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Hospitalizations for coronavirus drop everywhere in Missouri but St. Louis, governor says

Hospitalizations for coronavirus drop everywhere in Missouri but St. Louis, governor says

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JEFFERSON CITY — Gov. Mike Parson on Tuesday said that the number of patients in hospitals has been dropping in every part of the state since April 7, except for the St. Louis region.

At a briefing Tuesday in the Capitol, Parson repeated his intention to loosen social distancing orders that have left many businesses struggling to stay afloat. He said the state reached peak hospitalization on April 7, at 1,242 cases. The number of patients in hospitals is one of the best measures of the pandemic, Parson said, and the health system was not being overwhelmed.

Most regions of the state have seen significant reductions in the number of hospitalized patients, he said, ranging from 38% to 45% in the Kansas City area and central, northwest and southeast parts of Missouri. The northeast region of the state has seen a 67% reduction and the southwest portion a 63% drop, he said.

St. Louis has seen an 8% increase since April 7, he said, in patients with confirmed cases of COVID-19, the disease caused by the new coronavirus, or those under investigation for the disease.

“This is why we have to evaluate numbers locally and regionally, not just on a statewide scale,” Parson said.

Asked about the hospital data, Dr. Alex Garza, chief of the St. Louis Metropolitan Pandemic Task Force, said that the St. Louis area has seen a flat and stable hospitalization rate in recent days, and he expects that to taper down over the next week or so.

Garza said that maintaining the stay-at-home orders in St. Louis city and county is “absolutely the right move right now” because of the hospital numbers. He said he could not explain why the St. Louis area had been hit harder than Kansas City, saying that would have to be determined at a later date. Garza stressed that reopening would have to be done “gradually and safely to avoid a future health care crisis” caused by a second wave of infections.

In St. Charles County, County Executive Steve Ehlmann announced Tuesday that the county would follow Parson’s plan for reopening the economy. Ehlmann cited an infection rate in St. Charles County half that of St. Louis city and county.

St. Charles County is the third most populous county in the state after St. Louis County and Jackson County, which includes parts of Kansas City. With a population of more than 400,000 people, St. Charles County has more people than the city of St. Louis.

Jefferson County also will follow Parson’s plan to reopen, County Executive Dennis Gannon announced Tuesday.

The metro region did see some loosening of restrictions Tuesday, as St. Louis County Executive Sam Page announced that 33 parks would reopen; 21 remain closed. Restrooms, playgrounds and some other facilities also are still closed.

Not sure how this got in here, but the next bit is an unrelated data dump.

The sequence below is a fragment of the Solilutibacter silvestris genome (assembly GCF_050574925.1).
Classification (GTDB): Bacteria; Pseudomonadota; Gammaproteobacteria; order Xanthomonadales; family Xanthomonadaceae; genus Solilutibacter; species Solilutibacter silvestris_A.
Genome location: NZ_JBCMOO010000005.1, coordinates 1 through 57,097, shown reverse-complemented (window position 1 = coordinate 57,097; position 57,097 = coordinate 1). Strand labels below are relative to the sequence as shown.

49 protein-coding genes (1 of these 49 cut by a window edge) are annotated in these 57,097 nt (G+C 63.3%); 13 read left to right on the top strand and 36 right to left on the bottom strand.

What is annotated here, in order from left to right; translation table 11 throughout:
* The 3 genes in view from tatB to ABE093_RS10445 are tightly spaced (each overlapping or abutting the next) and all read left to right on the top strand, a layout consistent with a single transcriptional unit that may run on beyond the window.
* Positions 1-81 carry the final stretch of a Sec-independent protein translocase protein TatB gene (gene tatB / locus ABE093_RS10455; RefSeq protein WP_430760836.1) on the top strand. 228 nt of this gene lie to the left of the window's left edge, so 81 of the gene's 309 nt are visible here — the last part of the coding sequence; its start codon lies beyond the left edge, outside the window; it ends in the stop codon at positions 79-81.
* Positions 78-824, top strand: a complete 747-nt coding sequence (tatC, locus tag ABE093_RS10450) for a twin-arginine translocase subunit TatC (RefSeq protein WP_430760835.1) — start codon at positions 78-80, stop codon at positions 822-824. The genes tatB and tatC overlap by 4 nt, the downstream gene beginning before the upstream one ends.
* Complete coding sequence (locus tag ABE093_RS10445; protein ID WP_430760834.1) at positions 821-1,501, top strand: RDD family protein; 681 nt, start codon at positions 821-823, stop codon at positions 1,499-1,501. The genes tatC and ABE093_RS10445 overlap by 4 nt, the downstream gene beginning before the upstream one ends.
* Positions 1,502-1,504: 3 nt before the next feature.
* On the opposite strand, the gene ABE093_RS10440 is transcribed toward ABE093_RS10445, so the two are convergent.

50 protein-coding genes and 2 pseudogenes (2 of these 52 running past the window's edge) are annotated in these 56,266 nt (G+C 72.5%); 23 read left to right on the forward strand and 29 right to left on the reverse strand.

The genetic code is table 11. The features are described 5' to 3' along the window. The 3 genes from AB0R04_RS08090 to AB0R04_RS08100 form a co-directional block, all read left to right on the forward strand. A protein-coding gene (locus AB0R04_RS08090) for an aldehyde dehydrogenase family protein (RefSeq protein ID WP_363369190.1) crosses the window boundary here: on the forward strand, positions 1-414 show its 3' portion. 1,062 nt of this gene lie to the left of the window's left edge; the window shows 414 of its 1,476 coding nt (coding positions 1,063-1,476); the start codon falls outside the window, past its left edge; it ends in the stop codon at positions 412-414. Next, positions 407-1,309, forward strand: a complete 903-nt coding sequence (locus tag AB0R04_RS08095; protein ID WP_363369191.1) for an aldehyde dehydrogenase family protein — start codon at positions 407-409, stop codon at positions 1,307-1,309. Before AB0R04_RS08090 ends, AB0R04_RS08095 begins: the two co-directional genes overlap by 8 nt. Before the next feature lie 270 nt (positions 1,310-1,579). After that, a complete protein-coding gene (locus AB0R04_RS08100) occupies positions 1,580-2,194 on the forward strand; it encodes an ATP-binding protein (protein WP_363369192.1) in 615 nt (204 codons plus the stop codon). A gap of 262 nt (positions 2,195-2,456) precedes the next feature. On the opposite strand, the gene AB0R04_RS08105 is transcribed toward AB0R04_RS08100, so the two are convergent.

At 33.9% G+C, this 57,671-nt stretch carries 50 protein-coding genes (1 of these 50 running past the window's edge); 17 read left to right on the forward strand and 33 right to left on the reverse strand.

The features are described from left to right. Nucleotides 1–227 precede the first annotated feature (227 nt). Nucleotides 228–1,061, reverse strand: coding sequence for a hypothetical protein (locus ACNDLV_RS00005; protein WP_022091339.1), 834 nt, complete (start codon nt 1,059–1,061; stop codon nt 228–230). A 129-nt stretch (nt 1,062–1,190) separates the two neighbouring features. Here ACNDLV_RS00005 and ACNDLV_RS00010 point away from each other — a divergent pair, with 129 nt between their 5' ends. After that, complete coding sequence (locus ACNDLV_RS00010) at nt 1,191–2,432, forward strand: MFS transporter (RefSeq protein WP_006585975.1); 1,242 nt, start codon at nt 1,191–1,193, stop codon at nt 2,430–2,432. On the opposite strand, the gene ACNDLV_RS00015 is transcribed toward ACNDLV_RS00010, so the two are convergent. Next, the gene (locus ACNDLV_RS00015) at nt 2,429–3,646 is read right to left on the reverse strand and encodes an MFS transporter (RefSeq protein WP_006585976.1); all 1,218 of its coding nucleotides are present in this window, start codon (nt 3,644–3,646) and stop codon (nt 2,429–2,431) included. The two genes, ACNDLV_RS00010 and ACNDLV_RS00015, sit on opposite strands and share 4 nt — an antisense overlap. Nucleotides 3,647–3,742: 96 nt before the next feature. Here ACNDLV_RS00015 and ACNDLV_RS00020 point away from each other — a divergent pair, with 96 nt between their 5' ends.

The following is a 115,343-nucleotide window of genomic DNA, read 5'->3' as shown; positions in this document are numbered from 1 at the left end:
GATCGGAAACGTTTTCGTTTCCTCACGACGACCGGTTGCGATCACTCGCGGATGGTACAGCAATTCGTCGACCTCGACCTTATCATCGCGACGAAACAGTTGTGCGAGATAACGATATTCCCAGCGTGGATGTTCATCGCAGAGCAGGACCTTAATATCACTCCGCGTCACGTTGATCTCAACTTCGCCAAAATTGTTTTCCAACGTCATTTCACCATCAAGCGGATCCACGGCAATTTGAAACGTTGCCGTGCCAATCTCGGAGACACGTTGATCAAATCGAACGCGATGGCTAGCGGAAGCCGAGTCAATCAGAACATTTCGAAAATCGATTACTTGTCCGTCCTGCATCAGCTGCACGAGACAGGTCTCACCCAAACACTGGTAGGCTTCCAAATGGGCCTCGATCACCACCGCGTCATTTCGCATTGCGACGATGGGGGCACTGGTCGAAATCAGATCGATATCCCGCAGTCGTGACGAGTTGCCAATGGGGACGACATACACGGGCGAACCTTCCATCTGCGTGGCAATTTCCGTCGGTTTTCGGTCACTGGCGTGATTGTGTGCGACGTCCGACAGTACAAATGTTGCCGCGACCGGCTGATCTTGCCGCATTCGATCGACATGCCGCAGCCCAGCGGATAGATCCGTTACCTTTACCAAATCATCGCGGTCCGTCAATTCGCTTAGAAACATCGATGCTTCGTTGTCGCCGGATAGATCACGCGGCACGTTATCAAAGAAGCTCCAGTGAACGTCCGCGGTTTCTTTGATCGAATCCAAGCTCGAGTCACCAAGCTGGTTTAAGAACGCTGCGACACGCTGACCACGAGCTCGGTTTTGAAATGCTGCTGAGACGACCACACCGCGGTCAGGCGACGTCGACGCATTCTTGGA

Parson said that 7,303 people have tested positive for COVID-19 in the state, and 314 people have died from it. The state recorded 132 new cases and 26 new deaths. More than 74,000 tests have been performed.

Illinois remains closed

On Tuesday Illinois officials reported 114 new deaths related to the coronavirus, the most yet in a single day. A total of 2,125 people in Illinois have died and 48,102 have tested positive. More than 242,000 tests have been performed.

Pritzker has said he will not consider reopening the state until measures of the virus’ spread, like hospitalizations, slow. There were 4,738 people hospitalized in Illinois Tuesday, up by 56 from the day before.

Meanwhile, Garza said an additional 50 patients were discharged from St. Louis area hospitals Monday, bringing the total to 1,167.

The count of those with confirmed cases could change with an expanded list of possible COVID-19 symptoms, released from the Centers for Disease Control and Prevention.

The CDC initially listed fever, cough and difficulty breathing, later adding shortness of breath. The new symptoms are chills, repeated shaking with chills, muscle pain, headache, sore throat and a loss of taste or smell.

Symptoms can appear two to 14 days after exposure.

Dr. Hilary Babcock, a Washington University infectious disease specialist at Barnes-Jewish Hospital, said the symptom lists are used to help the general public understand what to look for, and when to call a doctor. But health departments also use them to set criteria for testing. The expanded list could allow more people to get tested, which would increase the number of those who test positive. Dr. Babcock said it was not clear, however, whether that would increase the rate of positives among the tests.

Among the White House milestones that must be met for a state to reopen is a “downward trajectory of documented cases within a 14-day period” or a “downward trajectory of positive tests as a percent of total tests within a 14-day period.”

Health care systems must also be able to treat patients and have a “robust testing system in place.”

The guidelines can be modified for rural or suburban areas that have suffered milder outbreaks, however.

Parson, a Republican, brought out his allies in the business community on Tuesday to weigh in on the lifting of restrictions on May 4.

“It’s great that we see a light at the end of the tunnel for businesses,” said Dan Mehan, president of the Missouri Chamber of Commerce and Industry.

“We are ready to get back to work,” added Greg Hunsucker, a member of the Missouri Restaurant Association board of directors.

Parson nonetheless cautioned that people should continue to be wary of the disease.

“This virus is still out there,” Parson said. “Use common sense. Follow social distancing guidelines.”

Kurt Erickson, Erin Heffernan and Jeremy Kohler of the Post-Dispatch contributed to this report.

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